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Montenegrin Foreign Minister Sees NATO Membership By Late May


Montenegrin Foreign Minister Srdjan Darmanovic: "It’s going to happen, 100 percent." 

Montenegrin Foreign Minister Srdjan Darmanovic has said he expects his country to become a full member of NATO at a summit in late May.

Darmanovic told Reuters news agency on February 23 that he has received "100 percent" assurance he will get the necessary backing of the U.S. Senate for Montenegro's bid to join the Western alliance.

Some officials have expressed concerns that U.S. President Donald Trump might oppose Montenegro’s NATO accession because of his desire to improve relations with Russia, which opposes the alliance’s enlargement in the Balkans.

"We understand that President Trump wants to make some breakthroughs in relations with Russia, especially in combating terrorism, but we can see no signs about sacrificing the principal American national interests," he said in English.

Darmanovic, a former envoy to the United States from 2010-16, said Montenegro had received bipartisan assurances on NATO membership.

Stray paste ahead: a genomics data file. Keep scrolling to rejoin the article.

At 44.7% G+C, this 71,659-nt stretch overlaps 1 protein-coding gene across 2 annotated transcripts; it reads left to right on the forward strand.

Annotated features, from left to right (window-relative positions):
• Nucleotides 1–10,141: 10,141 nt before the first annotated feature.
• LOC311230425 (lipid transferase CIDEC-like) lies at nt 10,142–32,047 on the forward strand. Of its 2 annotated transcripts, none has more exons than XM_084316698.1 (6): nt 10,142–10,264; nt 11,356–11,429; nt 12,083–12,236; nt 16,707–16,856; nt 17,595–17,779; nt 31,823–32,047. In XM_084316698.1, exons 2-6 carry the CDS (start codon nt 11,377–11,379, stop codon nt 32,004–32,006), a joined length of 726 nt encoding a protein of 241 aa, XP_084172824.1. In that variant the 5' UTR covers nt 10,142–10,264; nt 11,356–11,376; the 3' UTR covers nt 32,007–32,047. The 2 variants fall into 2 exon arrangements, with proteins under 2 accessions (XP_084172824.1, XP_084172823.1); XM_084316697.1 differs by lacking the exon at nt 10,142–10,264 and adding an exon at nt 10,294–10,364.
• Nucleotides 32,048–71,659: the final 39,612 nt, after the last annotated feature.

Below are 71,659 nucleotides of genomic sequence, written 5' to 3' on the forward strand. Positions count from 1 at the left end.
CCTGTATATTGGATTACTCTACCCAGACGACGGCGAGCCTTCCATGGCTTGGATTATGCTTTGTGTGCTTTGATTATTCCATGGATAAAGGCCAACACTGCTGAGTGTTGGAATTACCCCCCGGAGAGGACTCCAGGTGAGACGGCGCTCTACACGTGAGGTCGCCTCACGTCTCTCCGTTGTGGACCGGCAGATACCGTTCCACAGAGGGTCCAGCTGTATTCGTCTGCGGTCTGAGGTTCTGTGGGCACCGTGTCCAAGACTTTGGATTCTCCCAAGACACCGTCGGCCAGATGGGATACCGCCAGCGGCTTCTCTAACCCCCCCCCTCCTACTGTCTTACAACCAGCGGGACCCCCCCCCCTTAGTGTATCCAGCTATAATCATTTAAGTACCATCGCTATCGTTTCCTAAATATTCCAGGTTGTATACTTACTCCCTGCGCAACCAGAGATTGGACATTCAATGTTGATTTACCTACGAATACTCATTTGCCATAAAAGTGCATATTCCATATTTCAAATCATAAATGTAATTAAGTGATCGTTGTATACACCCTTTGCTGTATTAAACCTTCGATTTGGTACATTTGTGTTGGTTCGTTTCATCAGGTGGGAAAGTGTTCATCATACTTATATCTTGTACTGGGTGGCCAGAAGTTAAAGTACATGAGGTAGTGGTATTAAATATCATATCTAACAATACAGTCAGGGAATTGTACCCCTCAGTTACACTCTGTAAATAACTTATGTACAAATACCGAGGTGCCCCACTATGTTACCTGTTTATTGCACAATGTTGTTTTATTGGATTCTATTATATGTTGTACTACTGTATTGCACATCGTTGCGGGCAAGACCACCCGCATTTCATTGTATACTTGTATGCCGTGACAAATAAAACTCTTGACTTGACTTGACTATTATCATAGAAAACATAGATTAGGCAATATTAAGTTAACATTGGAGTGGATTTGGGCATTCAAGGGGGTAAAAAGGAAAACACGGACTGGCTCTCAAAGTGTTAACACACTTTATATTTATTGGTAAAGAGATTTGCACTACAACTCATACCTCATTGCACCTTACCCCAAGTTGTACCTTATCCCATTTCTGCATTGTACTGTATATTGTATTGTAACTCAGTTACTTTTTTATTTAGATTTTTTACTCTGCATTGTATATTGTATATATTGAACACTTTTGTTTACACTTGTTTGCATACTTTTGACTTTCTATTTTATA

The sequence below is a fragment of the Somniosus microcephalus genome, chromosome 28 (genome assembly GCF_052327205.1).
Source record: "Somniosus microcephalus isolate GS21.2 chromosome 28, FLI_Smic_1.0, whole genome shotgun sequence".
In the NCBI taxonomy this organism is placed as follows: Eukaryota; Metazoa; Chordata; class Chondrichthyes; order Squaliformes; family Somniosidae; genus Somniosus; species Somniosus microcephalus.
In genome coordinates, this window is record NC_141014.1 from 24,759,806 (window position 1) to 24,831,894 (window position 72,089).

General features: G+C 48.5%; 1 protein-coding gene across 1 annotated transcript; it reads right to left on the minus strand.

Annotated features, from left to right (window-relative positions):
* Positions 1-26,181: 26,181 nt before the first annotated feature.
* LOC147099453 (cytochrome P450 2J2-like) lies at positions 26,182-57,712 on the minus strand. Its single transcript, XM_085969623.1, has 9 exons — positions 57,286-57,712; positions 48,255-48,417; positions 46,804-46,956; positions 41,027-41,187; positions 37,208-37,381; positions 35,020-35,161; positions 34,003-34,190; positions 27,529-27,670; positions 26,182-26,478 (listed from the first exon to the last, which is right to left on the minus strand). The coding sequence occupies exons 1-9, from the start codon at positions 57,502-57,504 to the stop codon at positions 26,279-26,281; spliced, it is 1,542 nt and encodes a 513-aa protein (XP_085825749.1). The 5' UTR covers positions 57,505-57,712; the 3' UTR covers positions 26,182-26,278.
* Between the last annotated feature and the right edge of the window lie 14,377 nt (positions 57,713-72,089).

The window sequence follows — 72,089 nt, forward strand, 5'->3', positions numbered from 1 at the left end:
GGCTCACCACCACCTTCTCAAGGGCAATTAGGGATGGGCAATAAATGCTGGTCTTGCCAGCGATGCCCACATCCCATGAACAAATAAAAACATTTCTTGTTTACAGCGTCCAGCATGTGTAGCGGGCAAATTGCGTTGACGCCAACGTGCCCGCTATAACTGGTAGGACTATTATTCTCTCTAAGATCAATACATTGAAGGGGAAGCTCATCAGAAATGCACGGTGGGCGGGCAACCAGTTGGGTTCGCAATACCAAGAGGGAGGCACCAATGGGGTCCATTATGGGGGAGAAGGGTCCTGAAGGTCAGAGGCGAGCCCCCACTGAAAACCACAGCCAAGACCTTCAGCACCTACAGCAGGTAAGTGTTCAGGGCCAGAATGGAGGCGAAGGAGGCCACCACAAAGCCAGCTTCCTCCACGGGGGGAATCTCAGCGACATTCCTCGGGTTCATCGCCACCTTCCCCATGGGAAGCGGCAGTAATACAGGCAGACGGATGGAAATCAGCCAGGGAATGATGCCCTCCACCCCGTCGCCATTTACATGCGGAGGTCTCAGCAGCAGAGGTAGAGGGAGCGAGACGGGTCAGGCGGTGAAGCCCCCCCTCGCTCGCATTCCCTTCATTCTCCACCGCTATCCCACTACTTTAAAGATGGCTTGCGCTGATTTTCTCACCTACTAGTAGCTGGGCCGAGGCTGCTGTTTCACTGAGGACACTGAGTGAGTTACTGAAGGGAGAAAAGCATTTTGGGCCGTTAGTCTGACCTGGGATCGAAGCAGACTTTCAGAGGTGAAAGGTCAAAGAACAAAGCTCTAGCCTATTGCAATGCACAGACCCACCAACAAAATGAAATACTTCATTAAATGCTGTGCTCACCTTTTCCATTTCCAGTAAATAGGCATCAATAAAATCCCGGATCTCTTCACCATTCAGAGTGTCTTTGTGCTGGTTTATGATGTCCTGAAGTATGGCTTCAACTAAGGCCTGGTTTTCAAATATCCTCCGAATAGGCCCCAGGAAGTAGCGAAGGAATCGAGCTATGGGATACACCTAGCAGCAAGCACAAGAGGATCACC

"It’s going to happen, 100 percent," he said.

NATO membership has become a hot topic in the former Yugoslav republic of 650,000 people.

Last week, officials in Podgorica said they had evidence Russian government entities had been involved in an alleged plot to overthrow the government on election day in October.

Montenegro in October arrested about 20 people -- including two Russian citizens -- suspected of aiding the plot.

Western officials have also said they suspect Russia's involvement in the alleged plot.

Many in Montenegro and in the West say the aim of the coup would have been to halt the country’s drive toward NATO membership.

Russia has denied the accusations.

Montenegro's parliament on February 15 voted to strip two opposition leaders of the pro-Russian Democratic Front of immunity over their suspected involvement.

Montenegro’s bid requires ratification from all 28 NATO members.

Only the United States, Spain, Canada, and the Netherlands have yet to do so, but that is just because of procedural reasons, Darmanovic said.

Asked why Moscow would have backed the suspected October plot, Darmanovic told Reuters, "Not to have the whole Adriatic and Mediterranean under the NATO shield, but also maybe reshaping the geopolitics of the Western Balkans."

He added it was part of Moscow’s efforts to send a message to other countries in the region looking to join the European Union and NATO.

"Full-fledged NATO membership will be for sure the game-changer for all the stakeholders," he said. "It is not the same if you live under Article 5 or not," Darmanovic said, referring to the NATO principle that an attack against one member is considered an attack against all.

With reporting by Reuters
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